Incisional hernia is a major health care problem. It is one of the most frequent longterm complications of abdominal surgery and it continues to be a significant problem for patients as well as surgeons. As a result of advances in surgical knowledge and increase in the variety and number of abdominal incisions, the incidence of postoperative incisional hernias has increased rapidly. Unfortunately, attempts of repair of these hernias have not been uneventful, with high rates of hernia recurrence, and considerable rates of morbidity and mortality, making many surgeons hesitant to undertake incisional hernia repair. On the other hand, however, delay in repair may have serious clinical consequences. Apart from discomfort and pain, incisional hernias may predispose to incarceration or strangulation of primarily small bowel, which is almost certainly fatal if not promptly reduced. Also, as a consequence of the impact on health, incisional hernias have enormous economic consequences. At this time no consensus has been reached about whether, how, and when to operate on a patient with an incisional hernia. To solve the incisional hernia problem, first of all methods of prevention are needed. Furthermore, once an incisional hernia has developed, ideally, methods of repair that do not lead to recurrence or other complications should be available. In this thesis, several clinical studies have been undertaken in an attempt to determine the most effective way to repair and prevent incisional hernia herniation and recurrence.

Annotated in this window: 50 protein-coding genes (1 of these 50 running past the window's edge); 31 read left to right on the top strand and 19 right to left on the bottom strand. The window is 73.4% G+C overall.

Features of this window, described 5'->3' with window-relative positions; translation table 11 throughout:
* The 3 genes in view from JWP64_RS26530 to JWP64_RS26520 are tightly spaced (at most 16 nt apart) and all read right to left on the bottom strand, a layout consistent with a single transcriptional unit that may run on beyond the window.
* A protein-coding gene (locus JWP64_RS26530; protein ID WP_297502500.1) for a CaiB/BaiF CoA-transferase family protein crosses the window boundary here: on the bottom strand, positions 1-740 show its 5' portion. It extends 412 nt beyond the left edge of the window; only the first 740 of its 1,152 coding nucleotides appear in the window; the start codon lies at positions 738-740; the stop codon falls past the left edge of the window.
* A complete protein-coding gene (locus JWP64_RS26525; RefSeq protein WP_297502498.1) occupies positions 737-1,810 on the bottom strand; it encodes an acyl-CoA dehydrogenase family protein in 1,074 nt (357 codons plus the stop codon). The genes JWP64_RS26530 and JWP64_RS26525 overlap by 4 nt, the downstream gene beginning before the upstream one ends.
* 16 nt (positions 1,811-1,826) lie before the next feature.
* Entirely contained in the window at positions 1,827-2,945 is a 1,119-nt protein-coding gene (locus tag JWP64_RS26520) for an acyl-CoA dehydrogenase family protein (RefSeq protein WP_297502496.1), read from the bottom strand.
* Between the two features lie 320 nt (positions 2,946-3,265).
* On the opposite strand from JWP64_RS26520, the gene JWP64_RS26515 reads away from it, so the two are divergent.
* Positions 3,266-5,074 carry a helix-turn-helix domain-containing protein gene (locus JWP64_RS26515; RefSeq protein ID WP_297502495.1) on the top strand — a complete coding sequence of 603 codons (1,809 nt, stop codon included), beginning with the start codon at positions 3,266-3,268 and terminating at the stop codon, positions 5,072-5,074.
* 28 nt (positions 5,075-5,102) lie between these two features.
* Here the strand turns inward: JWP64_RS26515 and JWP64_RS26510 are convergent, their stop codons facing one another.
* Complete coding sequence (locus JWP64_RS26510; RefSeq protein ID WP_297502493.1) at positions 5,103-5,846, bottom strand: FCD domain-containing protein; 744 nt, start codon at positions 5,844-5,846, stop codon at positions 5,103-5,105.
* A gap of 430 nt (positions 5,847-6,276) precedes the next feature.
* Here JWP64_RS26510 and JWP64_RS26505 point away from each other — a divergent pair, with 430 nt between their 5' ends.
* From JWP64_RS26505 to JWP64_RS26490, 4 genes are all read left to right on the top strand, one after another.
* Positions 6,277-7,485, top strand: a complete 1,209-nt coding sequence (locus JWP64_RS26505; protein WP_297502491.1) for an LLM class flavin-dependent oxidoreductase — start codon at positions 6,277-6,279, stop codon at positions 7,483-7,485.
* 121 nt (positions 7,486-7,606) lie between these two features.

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Johnson & Johnson medical B.V., Regent Medical, LRC Nederland N.V., Nederlandse Vereniging voor Plastische Chirurgie, W.L. Gore & Associates B.V., Bard Benelux N. V., Schering-Plough B.V.
J. Jeekel (Hans)
Erasmus University Rotterdam
Erasmus MC: University Medical Center Rotterdam

Luijendijk, R. W. (2000, June 8). Incisional Hernia: lisk factors, prevention, and repair. Retrieved from